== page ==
There’s an ongoing story I’ve been writing for my daughter, a story of a boy, who lives in Paris, and discovers Shakespeare.

The story establishes a really exciting context for my Shakespeare songs, so if you enjoy reading fiction with an element of fantasy and mystery, or if you have young children who enjoy stories, head on over to Little KinderBard and have a read! As I said, it’s an ongoing project which will be updated very frequently (in fact, every time I write a new song) so I’d love for you to be a part of its genesis and its readership!

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Petit Concert


Just another small performance in preparation for the big one at the end of the month.  Jess debuted some great new songs, and we had the genius Vassilis Varvaresos on keyboards.  At the Flûte Bar near the Arc de Triomphe.  Photo by Ole Marius Dahl.


We all like to think we discovered our greatest loves on our own, whether it’s our spouse, Radiohead, or Shakespeare, but the truth is, there were always external forces at work.

Even this blog post was inspired by a project run by the Shakespeare Birthplace Trust called Happy Birthday Shakespeare where bloggers from all around the world are sharing how Shakespeare has influenced their lives. So here I am, thinking about my father, and my early life growing up in England.

So, okay, I admit it was a bit controlling of my father to take me, as a 4-year-old, on a day trip to Oxford University and announce to me that this was where I would be attending college, as an English Literature major no less, but I understand. Living in decrepit housing for immigrant students with families, he just wanted his children to make a better life for themselves. And so began those announcements, the visits to Stratford-upon-Avon, the purchase of a second-hand copy of the Lambs’ Tales from Shakespeare from a flea market…

I remember the summer of 1990 when the whole family went to Korea, my father’s first trip back to his homeland in almost two decades. He was excited about catching up with family and old friends, but my little brother and I were dreading it. We knew we’d be dragged around to meet distant relatives we’d never met, and forced to endure long dinners with our parents’ friends’ children with whom we would have little in common, and never see again.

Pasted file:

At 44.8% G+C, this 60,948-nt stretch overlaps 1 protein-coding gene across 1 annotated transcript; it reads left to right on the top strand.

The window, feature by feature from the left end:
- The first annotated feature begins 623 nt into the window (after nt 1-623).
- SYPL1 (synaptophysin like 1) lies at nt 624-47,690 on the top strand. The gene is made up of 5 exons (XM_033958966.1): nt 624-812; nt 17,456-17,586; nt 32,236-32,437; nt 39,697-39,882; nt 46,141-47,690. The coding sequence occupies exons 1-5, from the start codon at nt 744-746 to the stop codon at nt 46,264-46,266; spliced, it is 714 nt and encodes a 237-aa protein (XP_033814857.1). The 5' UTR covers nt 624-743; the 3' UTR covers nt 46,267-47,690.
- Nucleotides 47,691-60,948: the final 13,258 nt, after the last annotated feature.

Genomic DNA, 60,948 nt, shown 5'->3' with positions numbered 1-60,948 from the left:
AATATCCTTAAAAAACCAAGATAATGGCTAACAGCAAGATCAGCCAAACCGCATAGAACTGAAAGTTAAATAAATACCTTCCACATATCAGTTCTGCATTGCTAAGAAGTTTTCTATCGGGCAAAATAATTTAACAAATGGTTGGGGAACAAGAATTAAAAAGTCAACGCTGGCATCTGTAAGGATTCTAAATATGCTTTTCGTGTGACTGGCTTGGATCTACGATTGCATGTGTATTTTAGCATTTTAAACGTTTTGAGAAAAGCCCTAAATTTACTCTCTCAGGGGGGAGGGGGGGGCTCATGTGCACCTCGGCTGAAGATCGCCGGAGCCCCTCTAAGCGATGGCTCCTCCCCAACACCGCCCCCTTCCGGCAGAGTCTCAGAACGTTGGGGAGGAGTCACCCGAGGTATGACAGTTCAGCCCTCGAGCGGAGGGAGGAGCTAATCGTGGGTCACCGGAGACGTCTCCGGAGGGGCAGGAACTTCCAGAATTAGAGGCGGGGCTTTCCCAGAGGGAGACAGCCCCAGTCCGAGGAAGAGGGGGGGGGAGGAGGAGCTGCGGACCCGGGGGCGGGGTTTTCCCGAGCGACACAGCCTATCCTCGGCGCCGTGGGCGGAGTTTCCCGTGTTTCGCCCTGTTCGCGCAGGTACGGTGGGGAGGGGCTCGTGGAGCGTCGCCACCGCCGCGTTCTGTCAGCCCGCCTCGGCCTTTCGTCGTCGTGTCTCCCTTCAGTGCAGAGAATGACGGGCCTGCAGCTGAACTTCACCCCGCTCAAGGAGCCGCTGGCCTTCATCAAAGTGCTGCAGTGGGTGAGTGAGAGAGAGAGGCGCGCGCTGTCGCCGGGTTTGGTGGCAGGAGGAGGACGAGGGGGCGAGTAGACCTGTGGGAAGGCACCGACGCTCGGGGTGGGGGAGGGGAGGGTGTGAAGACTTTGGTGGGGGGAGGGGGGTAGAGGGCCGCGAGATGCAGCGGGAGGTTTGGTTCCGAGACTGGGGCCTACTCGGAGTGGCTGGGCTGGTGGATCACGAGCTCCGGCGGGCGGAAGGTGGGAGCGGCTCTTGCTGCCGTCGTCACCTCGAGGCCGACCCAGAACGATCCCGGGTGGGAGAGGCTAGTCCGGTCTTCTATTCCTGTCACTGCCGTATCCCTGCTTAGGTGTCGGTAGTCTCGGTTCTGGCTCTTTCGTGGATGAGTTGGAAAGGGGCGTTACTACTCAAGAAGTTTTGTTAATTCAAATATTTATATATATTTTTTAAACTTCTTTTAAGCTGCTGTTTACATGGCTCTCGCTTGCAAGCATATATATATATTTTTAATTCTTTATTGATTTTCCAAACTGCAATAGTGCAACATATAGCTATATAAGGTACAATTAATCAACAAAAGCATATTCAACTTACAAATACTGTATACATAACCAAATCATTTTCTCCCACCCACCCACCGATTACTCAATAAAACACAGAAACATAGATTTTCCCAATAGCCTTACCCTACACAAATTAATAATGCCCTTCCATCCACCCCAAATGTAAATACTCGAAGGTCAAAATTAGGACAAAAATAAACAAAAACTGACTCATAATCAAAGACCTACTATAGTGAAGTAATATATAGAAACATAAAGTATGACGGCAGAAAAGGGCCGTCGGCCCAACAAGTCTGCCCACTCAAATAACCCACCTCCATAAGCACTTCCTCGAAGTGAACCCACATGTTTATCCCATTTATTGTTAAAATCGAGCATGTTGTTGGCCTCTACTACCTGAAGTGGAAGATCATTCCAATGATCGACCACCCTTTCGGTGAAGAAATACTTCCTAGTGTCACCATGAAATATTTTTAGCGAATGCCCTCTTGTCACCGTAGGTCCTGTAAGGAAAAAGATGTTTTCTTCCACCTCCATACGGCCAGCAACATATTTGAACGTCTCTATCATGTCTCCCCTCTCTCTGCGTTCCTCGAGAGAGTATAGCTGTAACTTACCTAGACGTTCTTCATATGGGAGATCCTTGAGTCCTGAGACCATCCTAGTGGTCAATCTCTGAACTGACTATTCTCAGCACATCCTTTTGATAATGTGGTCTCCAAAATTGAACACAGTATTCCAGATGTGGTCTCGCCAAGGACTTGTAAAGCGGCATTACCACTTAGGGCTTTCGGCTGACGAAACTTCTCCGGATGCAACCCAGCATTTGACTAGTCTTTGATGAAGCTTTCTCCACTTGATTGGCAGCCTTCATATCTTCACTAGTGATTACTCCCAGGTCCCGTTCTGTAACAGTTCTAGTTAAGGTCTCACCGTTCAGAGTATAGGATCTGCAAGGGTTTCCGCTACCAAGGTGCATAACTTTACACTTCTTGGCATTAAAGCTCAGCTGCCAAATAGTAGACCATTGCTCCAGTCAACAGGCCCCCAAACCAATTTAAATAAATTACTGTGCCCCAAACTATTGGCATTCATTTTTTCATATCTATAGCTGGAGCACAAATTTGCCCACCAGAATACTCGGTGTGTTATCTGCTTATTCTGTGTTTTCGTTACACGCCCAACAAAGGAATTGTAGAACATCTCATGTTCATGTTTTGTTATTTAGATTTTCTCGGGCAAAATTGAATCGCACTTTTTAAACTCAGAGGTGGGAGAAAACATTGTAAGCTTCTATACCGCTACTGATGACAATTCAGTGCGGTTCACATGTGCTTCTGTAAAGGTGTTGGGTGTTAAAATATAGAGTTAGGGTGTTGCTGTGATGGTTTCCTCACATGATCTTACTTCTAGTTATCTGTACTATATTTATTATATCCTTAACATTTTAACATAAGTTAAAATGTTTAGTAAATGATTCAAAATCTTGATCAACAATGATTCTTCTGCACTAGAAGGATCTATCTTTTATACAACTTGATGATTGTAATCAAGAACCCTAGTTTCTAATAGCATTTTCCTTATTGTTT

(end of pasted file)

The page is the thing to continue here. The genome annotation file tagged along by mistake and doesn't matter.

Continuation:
So to alleviate our anticipated suffering, our parents bought us a copy of The Complete Oxford Shakespeare each, and my little brother and I spent a perfectly contented summer in each other’s company, comfortable on the sofa in some stranger’s house, selecting a play, deciding which roles we’d take, and reading Shakespeare’s works out loud.

Goodness knows what my parents’ family and friends made of us, two boys aged 16 and 11. We must have looked like we were from another planet, not just from another country. We were already the very definition of Shakespeare Geek.

And now? Having long ago graduated from Oxford with a degree in English Literature as per my father’s wishes, I remain a Shakespeare geek. Now I read Shakespeare daily as part of my work, trawling for material with which to write my children’s songs. I feel so fortunate that I am able to combine my learning, my hobby (music), and my vocation (educating) in this project. And Shakespeare is the glue that keeps it all together.

My daughter is 4. The same age as when I was taken to Oxford. She sings my songs. You’ve seen the videos. But she doesn’t know who Shakespeare is. She sings a song as Juliet, but she doesn’t know who Romeo is. I’d like to think that she’ll discover those things on her own. I’d like to think I’m less controlling than my father. But the truth is, we’re probably exactly the same, my father and I.

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Sherman Loves Eric and Olivier

What an experience for Sherman!  Since her recent session at the recording studio, she’s been building recording studios with Lego, she’s been singing continuously, and today she drew this lovely picture.  I mailed it to the guys.

Response to Videos

Well, the emails and responses have been streaming in!  Here are some highlights:

Sherman has the voice of an angel!

You have hit on something here!

As soon as the app is out, let me know, because I want it!